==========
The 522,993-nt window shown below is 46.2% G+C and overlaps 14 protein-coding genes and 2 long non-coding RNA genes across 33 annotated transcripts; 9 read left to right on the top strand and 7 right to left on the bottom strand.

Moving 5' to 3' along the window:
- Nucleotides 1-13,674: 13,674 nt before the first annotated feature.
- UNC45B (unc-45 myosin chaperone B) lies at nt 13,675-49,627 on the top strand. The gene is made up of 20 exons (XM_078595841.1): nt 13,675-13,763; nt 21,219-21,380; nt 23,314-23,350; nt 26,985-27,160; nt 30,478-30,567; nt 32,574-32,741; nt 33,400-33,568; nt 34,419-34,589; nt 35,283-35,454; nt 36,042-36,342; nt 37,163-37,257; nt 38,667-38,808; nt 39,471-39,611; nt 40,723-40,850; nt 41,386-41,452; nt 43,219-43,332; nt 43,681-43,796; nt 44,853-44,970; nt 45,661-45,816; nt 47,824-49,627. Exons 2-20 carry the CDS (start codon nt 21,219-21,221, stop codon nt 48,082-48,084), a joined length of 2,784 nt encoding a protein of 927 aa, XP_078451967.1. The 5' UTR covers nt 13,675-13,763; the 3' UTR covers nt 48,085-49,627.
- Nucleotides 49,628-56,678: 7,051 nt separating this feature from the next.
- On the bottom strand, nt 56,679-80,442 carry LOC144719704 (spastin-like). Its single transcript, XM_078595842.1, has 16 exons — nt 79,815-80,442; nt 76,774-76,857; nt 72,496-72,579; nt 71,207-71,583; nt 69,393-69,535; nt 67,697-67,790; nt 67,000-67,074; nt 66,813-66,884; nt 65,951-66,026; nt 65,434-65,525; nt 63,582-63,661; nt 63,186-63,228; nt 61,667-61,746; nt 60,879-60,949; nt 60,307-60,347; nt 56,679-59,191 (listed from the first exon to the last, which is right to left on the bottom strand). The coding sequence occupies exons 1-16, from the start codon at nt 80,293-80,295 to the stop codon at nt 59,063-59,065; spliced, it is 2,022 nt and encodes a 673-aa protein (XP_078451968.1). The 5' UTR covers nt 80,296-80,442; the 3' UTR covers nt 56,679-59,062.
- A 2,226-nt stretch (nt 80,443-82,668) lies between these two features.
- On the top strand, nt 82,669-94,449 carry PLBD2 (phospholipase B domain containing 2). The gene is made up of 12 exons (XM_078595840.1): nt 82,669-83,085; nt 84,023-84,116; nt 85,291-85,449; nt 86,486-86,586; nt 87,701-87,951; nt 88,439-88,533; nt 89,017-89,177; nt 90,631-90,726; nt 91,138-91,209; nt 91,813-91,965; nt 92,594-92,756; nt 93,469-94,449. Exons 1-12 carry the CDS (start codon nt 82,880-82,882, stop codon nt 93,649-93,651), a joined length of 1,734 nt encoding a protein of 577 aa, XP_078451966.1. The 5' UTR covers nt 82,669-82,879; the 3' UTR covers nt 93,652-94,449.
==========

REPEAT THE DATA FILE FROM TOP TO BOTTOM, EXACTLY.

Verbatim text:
The 522,993-nt window shown below is 46.2% G+C and overlaps 14 protein-coding genes and 2 long non-coding RNA genes across 33 annotated transcripts; 9 read left to right on the top strand and 7 right to left on the bottom strand.

Moving 5' to 3' along the window:
- Nucleotides 1-13,674: 13,674 nt before the first annotated feature.
- UNC45B (unc-45 myosin chaperone B) lies at nt 13,675-49,627 on the top strand. The gene is made up of 20 exons (XM_078595841.1): nt 13,675-13,763; nt 21,219-21,380; nt 23,314-23,350; nt 26,985-27,160; nt 30,478-30,567; nt 32,574-32,741; nt 33,400-33,568; nt 34,419-34,589; nt 35,283-35,454; nt 36,042-36,342; nt 37,163-37,257; nt 38,667-38,808; nt 39,471-39,611; nt 40,723-40,850; nt 41,386-41,452; nt 43,219-43,332; nt 43,681-43,796; nt 44,853-44,970; nt 45,661-45,816; nt 47,824-49,627. Exons 2-20 carry the CDS (start codon nt 21,219-21,221, stop codon nt 48,082-48,084), a joined length of 2,784 nt encoding a protein of 927 aa, XP_078451967.1. The 5' UTR covers nt 13,675-13,763; the 3' UTR covers nt 48,085-49,627.
- Nucleotides 49,628-56,678: 7,051 nt separating this feature from the next.
- On the bottom strand, nt 56,679-80,442 carry LOC144719704 (spastin-like). Its single transcript, XM_078595842.1, has 16 exons — nt 79,815-80,442; nt 76,774-76,857; nt 72,496-72,579; nt 71,207-71,583; nt 69,393-69,535; nt 67,697-67,790; nt 67,000-67,074; nt 66,813-66,884; nt 65,951-66,026; nt 65,434-65,525; nt 63,582-63,661; nt 63,186-63,228; nt 61,667-61,746; nt 60,879-60,949; nt 60,307-60,347; nt 56,679-59,191 (listed from the first exon to the last, which is right to left on the bottom strand). The coding sequence occupies exons 1-16, from the start codon at nt 80,293-80,295 to the stop codon at nt 59,063-59,065; spliced, it is 2,022 nt and encodes a 673-aa protein (XP_078451968.1). The 5' UTR covers nt 80,296-80,442; the 3' UTR covers nt 56,679-59,062.
- A 2,226-nt stretch (nt 80,443-82,668) lies between these two features.
- On the top strand, nt 82,669-94,449 carry PLBD2 (phospholipase B domain containing 2). The gene is made up of 12 exons (XM_078595840.1): nt 82,669-83,085; nt 84,023-84,116; nt 85,291-85,449; nt 86,486-86,586; nt 87,701-87,951; nt 88,439-88,533; nt 89,017-89,177; nt 90,631-90,726; nt 91,138-91,209; nt 91,813-91,965; nt 92,594-92,756; nt 93,469-94,449. Exons 1-12 carry the CDS (start codon nt 82,880-82,882, stop codon nt 93,649-93,651), a joined length of 1,734 nt encoding a protein of 577 aa, XP_078451966.1. The 5' UTR covers nt 82,669-82,879; the 3' UTR covers nt 93,652-94,449.